Interestingly, I took a plain Jane, old roll mark 1991 Commander and dumped a ton of money into custom work by Ned Christiansen. I love the resulting gun... Ned's work is artistry. It's a fabulous and unique gun now and while I don't really regret the custom work....
the gun is so beautiful and so valuable now, that I don't really want to carry it.
This may sound strange, but I miss the plain Jane blued 1991A1 original gun, fugly old roll marks and all. :(
So now, I think I may need to buy another Commander and leave it the hell alone so I can carry it and shoot the snot out of it without any concerns.
Taking this a step further, in owning Browns and Wilson's, I've always gravitated back to my basic Colts. Nice as the über premium semi customs and customs can be, there is something about a good, relatively stock Colt 1911 that I tend to prefer... And that saves a lot of money too! :-)
My Commander in the previous post is, arguably, too nice and too costly to be a carry gun. Of course, it would do the job very well, but I almost value it too much for that job.
So, my motivation was bumped a bit higher for acquiring a plain jane Commander and keeping it (mostly) box stock. Here's what I came home with yesterday:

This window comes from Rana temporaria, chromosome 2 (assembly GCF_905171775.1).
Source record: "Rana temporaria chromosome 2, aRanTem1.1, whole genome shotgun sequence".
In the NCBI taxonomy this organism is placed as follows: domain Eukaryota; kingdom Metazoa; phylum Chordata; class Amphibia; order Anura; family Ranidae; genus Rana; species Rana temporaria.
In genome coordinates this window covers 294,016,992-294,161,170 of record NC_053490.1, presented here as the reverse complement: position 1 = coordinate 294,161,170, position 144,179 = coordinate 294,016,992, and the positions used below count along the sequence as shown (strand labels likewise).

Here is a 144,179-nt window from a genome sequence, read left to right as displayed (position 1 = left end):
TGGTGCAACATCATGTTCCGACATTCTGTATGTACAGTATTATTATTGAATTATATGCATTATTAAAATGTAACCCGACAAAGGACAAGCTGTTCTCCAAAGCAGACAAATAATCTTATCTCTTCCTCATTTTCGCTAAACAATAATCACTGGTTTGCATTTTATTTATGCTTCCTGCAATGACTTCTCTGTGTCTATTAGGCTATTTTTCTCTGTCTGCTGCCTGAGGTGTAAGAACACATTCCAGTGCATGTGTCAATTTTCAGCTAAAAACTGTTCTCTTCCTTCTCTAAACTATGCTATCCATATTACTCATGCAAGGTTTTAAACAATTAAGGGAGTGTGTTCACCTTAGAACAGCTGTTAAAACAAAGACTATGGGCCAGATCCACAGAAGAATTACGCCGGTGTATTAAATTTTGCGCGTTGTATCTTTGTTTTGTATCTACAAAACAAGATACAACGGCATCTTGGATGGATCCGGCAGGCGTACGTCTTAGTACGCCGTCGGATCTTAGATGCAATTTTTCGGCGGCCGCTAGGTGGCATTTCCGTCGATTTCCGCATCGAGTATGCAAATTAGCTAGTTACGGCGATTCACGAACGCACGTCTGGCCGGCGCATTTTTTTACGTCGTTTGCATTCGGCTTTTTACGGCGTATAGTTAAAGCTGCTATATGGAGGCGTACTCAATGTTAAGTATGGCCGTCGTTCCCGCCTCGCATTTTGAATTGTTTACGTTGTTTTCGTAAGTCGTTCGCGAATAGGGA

I did swap out the stock rosewood double diamond grips for some VZ Diamondbacks, which have the very aggressive bite that I prefer. After a good cleaning out of the preservative, I lubed it well and proceeded to put a couple of boxes through it. It ran flawlessly and quite accurately, just as I expected it would.
In my experience with buying 15 or so new Colt 1911's over the last decade, once the preservative is cleaned out and the gun is lubed, total out-of-the box reliability is the norm. None of this "you need to shoot 500 rounds through it to break it in before it becomes reliable" nonsense that is the mantra with some of the not-so-reliable (the letter "K" comes to mind) 1911 brands.
If I make any more changes to this gun, they *might* include a short trigger and an arched MSH, or perhaps not. That's it.
I'm a Colt fan, for sure. Simple, quality parts and build, reliable, and not overly expensive.
Once it's completed about 500+ rounds of flawless performance, I will have no qualms about tossing it into my carry rotation.
I still love the Glocks and won't be giving any of them up, but that doesn't damped my enjoyment of good 1911's as well.
The capacity of a 30SF with the (lack of) reliability of a 36. I'll pass.